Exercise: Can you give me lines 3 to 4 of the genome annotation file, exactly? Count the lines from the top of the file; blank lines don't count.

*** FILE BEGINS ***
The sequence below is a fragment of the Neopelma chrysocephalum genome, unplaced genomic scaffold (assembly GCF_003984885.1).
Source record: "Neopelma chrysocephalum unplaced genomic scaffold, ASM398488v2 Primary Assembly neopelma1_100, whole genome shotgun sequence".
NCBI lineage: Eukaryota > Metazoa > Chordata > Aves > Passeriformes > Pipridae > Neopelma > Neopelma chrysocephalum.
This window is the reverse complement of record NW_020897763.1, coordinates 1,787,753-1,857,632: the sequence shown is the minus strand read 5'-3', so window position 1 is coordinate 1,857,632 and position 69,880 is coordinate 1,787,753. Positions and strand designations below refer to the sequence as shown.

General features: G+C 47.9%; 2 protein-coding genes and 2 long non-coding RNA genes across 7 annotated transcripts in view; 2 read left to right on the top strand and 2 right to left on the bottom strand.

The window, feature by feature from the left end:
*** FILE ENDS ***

NCBI lineage: Eukaryota > Metazoa > Chordata > Aves > Passeriformes > Pipridae > Neopelma > Neopelma chrysocephalum.
This window is the reverse complement of record NW_020897763.1, coordinates 1,787,753-1,857,632: the sequence shown is the minus strand read 5'-3', so window position 1 is coordinate 1,857,632 and position 69,880 is coordinate 1,787,753. Positions and strand designations below refer to the sequence as shown.